Chris Riley

Is it secure?

March 26th, 2012 | Author: | Filed under: CloudShare | Tags: , , , , , , ,


Last week, I presented at the AIIM 2012 conference on the topic of “the cloud.” When it comes to the cloud, there is one issue that raises the most concern; the issue of security. My response to the common question, “Is the cloud secure?” is that security can no longer be used as an excuse to avoid the Cloud.  I’d like to tell you why.

In the world of IT, security is a valid and continuous concern. Any machine storing data,whether that machine is connected to the web or not, is a security risk. Even employees in the building wielding thumb drives can be a potential threat to your organization’s security..  Unless, of course,  you have the mission impossible set-up.

 

As security is a risk regardless of where your servers are located, why do so many companies cling to the idea that if a server is not on-premise, it must not be secure? In reality, the cloud is actually more secure than on-premise servers.

All cloud providers employ a full-time network operations team monitoring security 24/7, in real time.

When I reached the slide on security during my AIIM presentation, I surveyed the audience. Made up of mostly IT managers, I asked, “How many of you were aware of the recent MS RDP Exploit?” Out of an audience of approximately forty, three people raised their hands. THREE PEOPLE.  And I know two of them.

The MS RDP exploit is a very serious security threat and I’m going to go ahead and assume that everyone in the audience works for a company with at least one machine that is connected to the web.

At CloudShare, we knew about the exploit the day it happened. On that same day, we patched our servers, updated the security to our firewall, and notified customers of updates they needed to make.  As a cloud provider, it is our responsibility to be ahead of the curve when it comes to security. We’re equipped to address a breach quickly and effectively. Our team of geeks in net operations lives to keep hackers out.  When it comes to Cloud security, I’m comfortable betting that the cloud is more secure than your corporate network.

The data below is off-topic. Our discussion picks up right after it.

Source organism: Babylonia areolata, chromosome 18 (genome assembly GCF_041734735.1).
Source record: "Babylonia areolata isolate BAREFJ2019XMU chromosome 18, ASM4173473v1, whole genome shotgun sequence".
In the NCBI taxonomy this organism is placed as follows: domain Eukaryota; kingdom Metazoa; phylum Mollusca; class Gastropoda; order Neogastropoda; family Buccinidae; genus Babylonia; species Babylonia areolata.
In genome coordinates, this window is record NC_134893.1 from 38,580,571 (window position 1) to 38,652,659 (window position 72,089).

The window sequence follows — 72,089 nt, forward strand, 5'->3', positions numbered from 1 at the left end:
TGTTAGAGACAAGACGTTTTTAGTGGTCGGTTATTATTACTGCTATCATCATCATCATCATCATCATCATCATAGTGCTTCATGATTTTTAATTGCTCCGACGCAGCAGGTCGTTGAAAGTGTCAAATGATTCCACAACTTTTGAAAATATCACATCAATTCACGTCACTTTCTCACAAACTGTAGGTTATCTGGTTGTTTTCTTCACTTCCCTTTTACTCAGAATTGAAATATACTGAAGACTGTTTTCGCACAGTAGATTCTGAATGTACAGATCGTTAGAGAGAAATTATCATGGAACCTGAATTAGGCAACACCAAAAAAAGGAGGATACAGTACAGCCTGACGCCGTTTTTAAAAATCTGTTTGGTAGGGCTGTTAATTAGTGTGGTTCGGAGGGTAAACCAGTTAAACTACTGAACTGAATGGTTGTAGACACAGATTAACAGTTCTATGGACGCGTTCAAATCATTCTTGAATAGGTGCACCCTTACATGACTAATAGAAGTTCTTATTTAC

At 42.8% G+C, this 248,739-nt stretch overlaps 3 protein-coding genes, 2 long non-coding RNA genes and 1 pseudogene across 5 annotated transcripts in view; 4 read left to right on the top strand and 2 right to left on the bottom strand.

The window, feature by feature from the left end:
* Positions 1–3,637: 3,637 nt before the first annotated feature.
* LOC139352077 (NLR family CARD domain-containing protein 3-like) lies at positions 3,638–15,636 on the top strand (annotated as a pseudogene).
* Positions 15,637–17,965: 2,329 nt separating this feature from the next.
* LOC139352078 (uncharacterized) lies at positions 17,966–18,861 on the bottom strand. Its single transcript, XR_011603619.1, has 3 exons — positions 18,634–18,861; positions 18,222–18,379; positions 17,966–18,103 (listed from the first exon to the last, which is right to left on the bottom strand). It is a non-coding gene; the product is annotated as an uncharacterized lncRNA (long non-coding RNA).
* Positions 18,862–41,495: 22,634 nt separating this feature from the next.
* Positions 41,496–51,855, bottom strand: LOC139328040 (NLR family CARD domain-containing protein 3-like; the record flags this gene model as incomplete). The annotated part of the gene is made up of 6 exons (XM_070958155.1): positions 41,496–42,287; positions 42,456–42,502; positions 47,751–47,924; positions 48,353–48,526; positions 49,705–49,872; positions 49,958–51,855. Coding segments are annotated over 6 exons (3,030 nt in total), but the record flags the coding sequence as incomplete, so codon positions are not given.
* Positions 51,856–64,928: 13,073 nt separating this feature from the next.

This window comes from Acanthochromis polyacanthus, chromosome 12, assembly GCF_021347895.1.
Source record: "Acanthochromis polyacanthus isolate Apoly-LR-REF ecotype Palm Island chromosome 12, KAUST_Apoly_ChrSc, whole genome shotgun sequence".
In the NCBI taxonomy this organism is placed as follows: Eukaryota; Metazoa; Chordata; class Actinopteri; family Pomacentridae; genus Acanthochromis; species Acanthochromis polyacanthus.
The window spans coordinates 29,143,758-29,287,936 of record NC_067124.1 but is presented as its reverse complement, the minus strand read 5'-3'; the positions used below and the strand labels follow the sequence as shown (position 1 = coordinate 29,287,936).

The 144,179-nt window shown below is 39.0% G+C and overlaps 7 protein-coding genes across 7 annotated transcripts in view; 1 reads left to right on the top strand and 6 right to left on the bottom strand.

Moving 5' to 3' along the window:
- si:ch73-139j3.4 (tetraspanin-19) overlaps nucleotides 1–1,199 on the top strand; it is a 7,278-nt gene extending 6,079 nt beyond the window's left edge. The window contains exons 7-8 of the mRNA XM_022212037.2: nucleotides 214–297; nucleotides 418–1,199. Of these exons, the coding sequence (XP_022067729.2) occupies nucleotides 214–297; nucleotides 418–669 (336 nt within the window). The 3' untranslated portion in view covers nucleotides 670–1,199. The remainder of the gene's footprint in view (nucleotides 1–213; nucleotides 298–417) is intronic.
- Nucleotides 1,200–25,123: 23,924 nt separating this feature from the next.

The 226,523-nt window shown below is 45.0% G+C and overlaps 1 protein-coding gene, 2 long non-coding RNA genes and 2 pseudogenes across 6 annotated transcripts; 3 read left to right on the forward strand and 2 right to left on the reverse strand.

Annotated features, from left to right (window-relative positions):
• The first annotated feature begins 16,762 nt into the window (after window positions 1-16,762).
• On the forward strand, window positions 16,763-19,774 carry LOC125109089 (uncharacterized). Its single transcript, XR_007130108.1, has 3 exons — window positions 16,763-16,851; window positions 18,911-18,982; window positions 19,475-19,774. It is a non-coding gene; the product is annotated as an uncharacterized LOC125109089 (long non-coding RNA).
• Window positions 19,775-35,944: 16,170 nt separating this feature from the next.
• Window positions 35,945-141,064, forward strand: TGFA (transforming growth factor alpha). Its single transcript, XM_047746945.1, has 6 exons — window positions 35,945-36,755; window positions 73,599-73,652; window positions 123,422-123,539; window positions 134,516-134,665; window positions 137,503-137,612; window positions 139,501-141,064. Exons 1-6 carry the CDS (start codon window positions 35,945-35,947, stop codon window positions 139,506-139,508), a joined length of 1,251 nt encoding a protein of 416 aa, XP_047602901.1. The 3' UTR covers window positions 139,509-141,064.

Next, is your data.  Data protection is a REAL concern for a company using a cloud solution.  The concern is twofold. First, can other customers of the cloud provider see your content? Second, can the employees working for the cloud provider gain access?

Generally, cloud providers want to stay in business and your concerns for data security can and should be addressed easily.  Ask your provider about their policy.  If you receive no response, bail immediately.

What is CloudShare’s policy?

First, with respect to other customers, there are several ways we silo user content:

  1. Trial users are on a completely separate infrastructure than paying customers
  2. Each client’s VMs are on separate networks
  3. Data from one user to another is segmented and keys matching data to user are kept separate from content
  4. Cloud Folders utilizes a unique authentication separate from CloudShare authentication
  5. We monitor, monitor, monitor, and if needed, block!

All data is fragmented so that no user can access another user’s data in its entirety.  Consider how difficult it would be to de-fragment a hard drive without knowing which pieces of files belong together.

Second, does the CloudShare team have access to your virtual machines?  In cases of technical support, it is possible for a CloudShare employee in the IT team to access to your VM, with your permission.  We may also run critical patches on your machine, such as the patch for the RDP Exploit.  In summary, our policy on employee access is as follows:

  1. Only the Support team has access to view user machines
  2. A user machine will only be accessed when requested by that user

Not secure enough?  No problem. There is a way to ensure that even the CloudShare support team can’t gain access to your data. You can change your passwords on the machine and disable auto-login. Just click on Edit environment > User & Access.  If you do this, the only way we can access your VM is if you give us your password.

A vast majority of our users do not populate Virtual Machines with private data because they’re using us for pre-production, but regardless, isn’t it nice to know just how protected your VMs are with CloudShare?

Bottom line: the cloud is  secure and, most likely, more secure than your corporate network.

About the author:
I'm Chris Riley ( @HoardingInfo ). And I represent the coders and practitioners that use @CloudShare as technology evangelist. I fancy myself a technologist & and a recognized industry expert in Content Management, Information Architecture, BigData, Text Analytics, and Cloud Virtualization. I commonly speak and author content on these topics.